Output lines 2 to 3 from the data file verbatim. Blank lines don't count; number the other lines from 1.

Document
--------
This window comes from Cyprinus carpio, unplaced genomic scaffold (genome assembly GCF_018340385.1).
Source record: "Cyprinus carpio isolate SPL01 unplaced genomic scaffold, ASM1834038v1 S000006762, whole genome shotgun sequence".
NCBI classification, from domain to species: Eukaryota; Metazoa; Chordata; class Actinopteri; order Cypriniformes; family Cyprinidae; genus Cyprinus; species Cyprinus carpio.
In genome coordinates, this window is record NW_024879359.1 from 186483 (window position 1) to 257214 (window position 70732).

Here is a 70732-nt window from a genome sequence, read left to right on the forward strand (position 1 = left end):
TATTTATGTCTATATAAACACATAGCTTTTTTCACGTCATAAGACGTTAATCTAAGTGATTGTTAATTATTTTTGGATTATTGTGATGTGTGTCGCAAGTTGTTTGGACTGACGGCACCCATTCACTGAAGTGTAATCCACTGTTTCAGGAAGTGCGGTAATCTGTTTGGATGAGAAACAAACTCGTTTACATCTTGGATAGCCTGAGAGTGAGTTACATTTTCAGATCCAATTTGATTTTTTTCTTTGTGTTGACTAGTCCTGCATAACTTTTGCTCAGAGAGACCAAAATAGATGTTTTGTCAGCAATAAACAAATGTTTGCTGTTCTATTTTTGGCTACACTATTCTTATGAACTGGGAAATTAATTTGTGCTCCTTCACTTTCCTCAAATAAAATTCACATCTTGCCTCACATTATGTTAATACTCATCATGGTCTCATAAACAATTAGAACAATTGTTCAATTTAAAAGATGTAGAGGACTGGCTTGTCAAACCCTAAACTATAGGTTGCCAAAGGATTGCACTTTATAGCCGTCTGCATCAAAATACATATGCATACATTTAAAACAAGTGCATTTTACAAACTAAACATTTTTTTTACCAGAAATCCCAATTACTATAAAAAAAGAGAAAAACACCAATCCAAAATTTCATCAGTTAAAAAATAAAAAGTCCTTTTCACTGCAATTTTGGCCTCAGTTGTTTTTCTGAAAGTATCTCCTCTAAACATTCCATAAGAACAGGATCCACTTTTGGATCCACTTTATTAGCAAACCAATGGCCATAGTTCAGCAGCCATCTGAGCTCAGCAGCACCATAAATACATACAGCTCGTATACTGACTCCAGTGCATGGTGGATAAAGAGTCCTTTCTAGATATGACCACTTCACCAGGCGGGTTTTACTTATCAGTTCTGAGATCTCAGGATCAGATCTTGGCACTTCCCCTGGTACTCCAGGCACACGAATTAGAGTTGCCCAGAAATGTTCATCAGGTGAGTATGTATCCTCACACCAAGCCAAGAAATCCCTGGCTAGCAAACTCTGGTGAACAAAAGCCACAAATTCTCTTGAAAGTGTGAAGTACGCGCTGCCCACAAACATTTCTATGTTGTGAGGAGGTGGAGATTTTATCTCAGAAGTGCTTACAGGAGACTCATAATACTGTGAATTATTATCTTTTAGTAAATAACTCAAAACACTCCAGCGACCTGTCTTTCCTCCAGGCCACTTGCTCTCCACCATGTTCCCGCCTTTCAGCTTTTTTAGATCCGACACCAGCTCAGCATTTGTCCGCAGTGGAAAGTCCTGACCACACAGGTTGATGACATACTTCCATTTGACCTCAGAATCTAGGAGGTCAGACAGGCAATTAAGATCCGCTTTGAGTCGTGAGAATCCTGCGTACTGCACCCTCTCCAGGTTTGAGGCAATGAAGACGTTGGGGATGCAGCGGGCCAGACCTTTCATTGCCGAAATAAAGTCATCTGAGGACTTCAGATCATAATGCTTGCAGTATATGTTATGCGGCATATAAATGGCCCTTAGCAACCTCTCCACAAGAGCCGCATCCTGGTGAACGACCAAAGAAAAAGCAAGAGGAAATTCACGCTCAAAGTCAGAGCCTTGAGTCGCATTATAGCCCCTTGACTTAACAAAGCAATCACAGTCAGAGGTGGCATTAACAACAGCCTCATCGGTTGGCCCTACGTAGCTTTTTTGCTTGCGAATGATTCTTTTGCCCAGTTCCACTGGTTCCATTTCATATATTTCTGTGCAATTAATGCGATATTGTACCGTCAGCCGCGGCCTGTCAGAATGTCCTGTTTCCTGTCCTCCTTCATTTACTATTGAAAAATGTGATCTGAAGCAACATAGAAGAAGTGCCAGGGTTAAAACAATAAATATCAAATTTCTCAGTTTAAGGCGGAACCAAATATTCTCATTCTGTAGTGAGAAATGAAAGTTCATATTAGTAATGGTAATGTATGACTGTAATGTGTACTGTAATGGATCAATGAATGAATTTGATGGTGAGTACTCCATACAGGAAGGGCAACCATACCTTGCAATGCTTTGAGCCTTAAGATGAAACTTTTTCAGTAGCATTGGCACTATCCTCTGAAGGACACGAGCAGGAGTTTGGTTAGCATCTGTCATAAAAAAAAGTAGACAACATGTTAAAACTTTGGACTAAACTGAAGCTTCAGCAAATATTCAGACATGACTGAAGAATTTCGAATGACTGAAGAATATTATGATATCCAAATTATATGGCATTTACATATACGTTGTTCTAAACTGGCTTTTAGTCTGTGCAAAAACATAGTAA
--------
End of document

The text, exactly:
Source record: "Cyprinus carpio isolate SPL01 unplaced genomic scaffold, ASM1834038v1 S000006762, whole genome shotgun sequence".
NCBI classification, from domain to species: Eukaryota; Metazoa; Chordata; class Actinopteri; order Cypriniformes; family Cyprinidae; genus Cyprinus; species Cyprinus carpio.